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Get Truth on Prewar Events

June 09, 2003

President Bush declared last week in Qatar that Iraq was a big country but that the truth about hidden Iraqi weapons of mass destruction would be discovered. His words, however, did not slow the barrage of innuendo, rumor and revelations about the administration's handling of prewar intelligence about such weapons.

Did Secretary of State Colin Powell, as reported in Britain, meet secretly right before the war with British Foreign Minister Jack Straw to voice skepticism about the quality of intelligence? Did Vice President Dick Cheney's staff supply Powell's staff with slipshod information about weapons on the eve of Powell's United Nations address?

Every word of those whispers might be without substance, but unless an authoritative investigator sorts them out, no one will know for sure.

Unfortunately, Sen. Pat Roberts (R-Kan.), the chairman of the Senate Intelligence Committee, says he wants to conduct a mere review rather than a formal investigation or public hearing into intelligence on Iraq on the eve of war. A review would simply amount to inspecting documents submitted by the CIA. Roberts' reason is that the administration deserves more time to search for weapons. But the longer Congress delays investigating, the more allegations will swirl around the intelligence agencies, further weakening their credibility.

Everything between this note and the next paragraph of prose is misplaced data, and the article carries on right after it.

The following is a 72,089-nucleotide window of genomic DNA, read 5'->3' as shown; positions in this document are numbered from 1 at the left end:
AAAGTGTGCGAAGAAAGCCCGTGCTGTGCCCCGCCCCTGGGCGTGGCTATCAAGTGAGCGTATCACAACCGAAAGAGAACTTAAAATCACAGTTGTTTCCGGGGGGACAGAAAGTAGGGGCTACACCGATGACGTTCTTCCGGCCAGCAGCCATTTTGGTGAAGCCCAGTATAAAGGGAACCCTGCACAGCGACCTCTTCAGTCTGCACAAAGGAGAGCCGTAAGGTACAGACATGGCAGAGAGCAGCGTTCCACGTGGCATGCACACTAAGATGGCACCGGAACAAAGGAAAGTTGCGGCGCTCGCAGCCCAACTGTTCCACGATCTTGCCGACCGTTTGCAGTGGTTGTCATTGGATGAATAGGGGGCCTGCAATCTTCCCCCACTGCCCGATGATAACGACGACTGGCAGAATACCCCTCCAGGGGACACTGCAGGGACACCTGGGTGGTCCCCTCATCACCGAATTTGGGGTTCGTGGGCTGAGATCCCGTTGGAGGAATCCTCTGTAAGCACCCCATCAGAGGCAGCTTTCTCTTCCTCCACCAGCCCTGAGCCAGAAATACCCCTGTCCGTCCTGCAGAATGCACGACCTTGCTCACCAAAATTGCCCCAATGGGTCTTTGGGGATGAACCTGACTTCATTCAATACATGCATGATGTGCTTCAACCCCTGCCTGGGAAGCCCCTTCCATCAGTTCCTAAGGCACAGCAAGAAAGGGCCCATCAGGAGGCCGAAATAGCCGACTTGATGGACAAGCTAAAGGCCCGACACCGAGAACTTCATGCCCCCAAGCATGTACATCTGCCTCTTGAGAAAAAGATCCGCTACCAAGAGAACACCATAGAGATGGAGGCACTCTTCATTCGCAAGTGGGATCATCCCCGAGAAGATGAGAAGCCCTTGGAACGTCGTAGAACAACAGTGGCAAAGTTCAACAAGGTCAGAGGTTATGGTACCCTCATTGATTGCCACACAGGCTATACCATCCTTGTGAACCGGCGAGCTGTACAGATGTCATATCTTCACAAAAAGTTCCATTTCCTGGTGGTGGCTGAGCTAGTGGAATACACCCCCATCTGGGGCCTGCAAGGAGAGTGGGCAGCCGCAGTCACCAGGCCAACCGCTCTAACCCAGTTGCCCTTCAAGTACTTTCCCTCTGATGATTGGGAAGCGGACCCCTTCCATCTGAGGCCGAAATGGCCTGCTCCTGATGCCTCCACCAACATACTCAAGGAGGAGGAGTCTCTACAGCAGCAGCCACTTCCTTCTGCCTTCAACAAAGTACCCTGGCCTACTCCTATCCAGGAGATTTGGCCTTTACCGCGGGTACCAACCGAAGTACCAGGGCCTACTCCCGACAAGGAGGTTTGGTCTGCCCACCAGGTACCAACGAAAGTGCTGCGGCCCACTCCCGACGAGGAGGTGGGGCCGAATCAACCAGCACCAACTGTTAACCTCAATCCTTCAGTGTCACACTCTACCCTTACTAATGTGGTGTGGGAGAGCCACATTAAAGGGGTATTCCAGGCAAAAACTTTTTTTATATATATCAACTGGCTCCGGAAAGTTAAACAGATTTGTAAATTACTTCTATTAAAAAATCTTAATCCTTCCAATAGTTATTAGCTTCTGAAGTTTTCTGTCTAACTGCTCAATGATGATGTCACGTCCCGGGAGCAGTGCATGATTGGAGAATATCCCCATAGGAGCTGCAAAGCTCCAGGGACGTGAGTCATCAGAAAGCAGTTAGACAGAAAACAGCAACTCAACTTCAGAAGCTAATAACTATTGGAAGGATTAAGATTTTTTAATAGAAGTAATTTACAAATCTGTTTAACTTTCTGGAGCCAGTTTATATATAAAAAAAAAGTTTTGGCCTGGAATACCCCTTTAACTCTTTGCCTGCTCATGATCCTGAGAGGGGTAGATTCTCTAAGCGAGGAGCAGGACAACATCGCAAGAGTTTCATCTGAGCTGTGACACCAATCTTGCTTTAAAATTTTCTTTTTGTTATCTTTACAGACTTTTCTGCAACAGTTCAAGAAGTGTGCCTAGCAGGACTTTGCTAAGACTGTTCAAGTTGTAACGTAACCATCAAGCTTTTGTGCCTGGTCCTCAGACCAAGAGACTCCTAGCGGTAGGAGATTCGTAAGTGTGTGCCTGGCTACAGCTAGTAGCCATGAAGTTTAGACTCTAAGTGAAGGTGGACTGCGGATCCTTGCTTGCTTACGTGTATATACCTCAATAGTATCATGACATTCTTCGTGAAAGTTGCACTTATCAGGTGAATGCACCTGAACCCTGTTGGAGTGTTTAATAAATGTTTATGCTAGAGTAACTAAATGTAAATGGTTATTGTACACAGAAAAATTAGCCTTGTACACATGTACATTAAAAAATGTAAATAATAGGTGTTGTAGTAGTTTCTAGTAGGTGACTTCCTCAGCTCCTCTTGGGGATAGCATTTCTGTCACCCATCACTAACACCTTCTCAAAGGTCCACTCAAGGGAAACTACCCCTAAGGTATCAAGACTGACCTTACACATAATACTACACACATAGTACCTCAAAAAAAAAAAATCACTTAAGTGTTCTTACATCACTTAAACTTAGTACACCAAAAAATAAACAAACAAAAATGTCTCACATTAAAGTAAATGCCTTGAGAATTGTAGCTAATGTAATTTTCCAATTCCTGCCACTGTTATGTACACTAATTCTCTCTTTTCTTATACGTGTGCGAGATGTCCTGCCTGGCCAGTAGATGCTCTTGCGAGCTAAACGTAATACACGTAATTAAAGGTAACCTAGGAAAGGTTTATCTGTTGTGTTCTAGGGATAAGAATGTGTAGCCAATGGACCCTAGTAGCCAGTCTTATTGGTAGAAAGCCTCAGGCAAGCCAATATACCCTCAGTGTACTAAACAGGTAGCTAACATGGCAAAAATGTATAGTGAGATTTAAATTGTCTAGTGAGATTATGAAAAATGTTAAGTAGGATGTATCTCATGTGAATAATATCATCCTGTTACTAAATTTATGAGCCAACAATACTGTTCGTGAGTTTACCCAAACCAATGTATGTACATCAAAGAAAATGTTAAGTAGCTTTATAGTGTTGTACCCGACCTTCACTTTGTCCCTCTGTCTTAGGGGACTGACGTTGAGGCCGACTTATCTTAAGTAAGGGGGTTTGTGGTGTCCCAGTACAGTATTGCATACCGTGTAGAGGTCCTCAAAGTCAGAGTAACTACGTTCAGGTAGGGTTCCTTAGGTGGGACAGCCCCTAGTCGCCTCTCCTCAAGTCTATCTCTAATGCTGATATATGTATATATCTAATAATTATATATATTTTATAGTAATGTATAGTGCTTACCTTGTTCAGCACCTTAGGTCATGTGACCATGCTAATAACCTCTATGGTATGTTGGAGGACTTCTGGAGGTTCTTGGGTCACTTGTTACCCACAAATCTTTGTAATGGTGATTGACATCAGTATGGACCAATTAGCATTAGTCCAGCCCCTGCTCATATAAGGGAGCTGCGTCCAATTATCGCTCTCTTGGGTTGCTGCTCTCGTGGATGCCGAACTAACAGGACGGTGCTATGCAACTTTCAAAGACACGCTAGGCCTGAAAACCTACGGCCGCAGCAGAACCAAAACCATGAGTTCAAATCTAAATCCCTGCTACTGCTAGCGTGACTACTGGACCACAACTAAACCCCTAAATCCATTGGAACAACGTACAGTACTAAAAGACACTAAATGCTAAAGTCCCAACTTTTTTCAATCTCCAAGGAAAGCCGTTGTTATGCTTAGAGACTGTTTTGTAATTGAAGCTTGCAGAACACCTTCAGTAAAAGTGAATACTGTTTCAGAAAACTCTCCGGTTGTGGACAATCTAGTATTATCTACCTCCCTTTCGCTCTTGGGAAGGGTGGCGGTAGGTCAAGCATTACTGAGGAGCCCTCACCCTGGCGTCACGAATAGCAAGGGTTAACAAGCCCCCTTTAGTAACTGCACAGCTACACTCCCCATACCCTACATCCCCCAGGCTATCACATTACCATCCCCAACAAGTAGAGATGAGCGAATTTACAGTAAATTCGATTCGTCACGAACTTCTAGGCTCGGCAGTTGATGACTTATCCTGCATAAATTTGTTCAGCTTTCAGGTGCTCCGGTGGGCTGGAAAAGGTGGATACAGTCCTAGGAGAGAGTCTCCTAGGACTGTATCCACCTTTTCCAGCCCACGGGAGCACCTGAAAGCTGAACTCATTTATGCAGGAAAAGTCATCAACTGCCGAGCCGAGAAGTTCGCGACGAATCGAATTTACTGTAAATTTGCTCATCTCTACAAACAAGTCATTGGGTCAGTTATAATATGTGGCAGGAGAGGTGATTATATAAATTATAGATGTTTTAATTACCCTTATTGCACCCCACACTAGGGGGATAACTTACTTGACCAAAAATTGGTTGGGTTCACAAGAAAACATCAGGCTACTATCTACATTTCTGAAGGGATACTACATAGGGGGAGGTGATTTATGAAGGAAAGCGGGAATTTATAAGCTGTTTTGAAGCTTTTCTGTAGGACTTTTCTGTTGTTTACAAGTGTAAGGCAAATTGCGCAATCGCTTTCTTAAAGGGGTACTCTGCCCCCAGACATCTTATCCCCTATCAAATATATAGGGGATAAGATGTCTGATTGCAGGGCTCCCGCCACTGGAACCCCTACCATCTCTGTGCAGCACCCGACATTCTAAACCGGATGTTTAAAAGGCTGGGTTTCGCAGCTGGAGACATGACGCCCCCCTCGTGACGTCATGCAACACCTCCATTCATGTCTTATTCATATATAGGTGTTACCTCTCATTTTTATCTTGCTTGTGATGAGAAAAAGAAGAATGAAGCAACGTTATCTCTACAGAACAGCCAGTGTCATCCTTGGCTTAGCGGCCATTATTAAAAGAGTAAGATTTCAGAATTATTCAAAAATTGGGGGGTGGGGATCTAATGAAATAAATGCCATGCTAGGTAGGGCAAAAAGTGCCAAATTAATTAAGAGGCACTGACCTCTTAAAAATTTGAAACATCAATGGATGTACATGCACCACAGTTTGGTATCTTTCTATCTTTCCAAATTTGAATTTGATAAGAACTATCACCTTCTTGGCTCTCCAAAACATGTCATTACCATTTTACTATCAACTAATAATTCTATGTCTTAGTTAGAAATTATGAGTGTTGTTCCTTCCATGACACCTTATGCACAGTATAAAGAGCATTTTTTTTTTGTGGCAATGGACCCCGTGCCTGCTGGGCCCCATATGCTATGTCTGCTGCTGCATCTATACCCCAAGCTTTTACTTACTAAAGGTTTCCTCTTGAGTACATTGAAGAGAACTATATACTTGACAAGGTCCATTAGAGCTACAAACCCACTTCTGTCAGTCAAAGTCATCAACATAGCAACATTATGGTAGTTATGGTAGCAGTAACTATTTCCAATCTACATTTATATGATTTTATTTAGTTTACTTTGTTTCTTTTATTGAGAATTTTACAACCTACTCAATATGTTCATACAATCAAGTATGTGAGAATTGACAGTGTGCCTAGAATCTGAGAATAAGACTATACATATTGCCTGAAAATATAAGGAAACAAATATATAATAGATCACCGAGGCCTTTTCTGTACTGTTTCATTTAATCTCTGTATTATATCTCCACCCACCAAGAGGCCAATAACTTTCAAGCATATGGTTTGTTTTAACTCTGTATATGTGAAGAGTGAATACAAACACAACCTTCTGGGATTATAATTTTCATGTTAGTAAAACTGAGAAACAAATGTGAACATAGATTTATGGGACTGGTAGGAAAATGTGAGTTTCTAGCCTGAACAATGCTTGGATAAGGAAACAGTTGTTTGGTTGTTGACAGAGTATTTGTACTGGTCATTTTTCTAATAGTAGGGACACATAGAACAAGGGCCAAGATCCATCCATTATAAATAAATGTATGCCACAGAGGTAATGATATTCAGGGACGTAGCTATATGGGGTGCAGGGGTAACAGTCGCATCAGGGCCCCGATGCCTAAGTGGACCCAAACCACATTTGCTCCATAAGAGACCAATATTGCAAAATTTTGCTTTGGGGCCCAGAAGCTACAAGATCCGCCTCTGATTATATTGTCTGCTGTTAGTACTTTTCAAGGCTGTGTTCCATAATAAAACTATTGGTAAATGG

Only a formal investigation has a chance of providing a dispassionate and authoritative report about what actually occurred during the run-up to the war. As it stands, it is open season for former intelligence analysts to take potshots at CIA Director George J. Tenet and for the CIA and Defense Department to try to shift responsibility to each other.

Some helpful steps are already being taken. President Bush's own Foreign Intelligence Advisory Board is looking into forged documents that claimed Iraq was attempting to purchase enriched uranium in Africa. How did Bush come to rely on those documents for his State of the Union speech in January?

The Washington Post has reported that Cheney and his top aide, Lewis Libby, made multiple visits to the CIA before the Iraq war and that analysts felt browbeaten to fall in line with worst-case assessments of Iraqi weapons programs and links to Al Qaeda. If true, those reports help explain why U.S. soldiers are reduced to offering $3 rewards to local residents for information about weaponry.

Sen. John W. Warner (R-Va.) plans to hold hearings in his Armed Services Committee, but it's the job of the Senate Intelligence Committee to exercise direct oversight. Shirking that responsibility does no one any favors, least of all the intelligence agencies themselves and their ability to identify new threats to national security.

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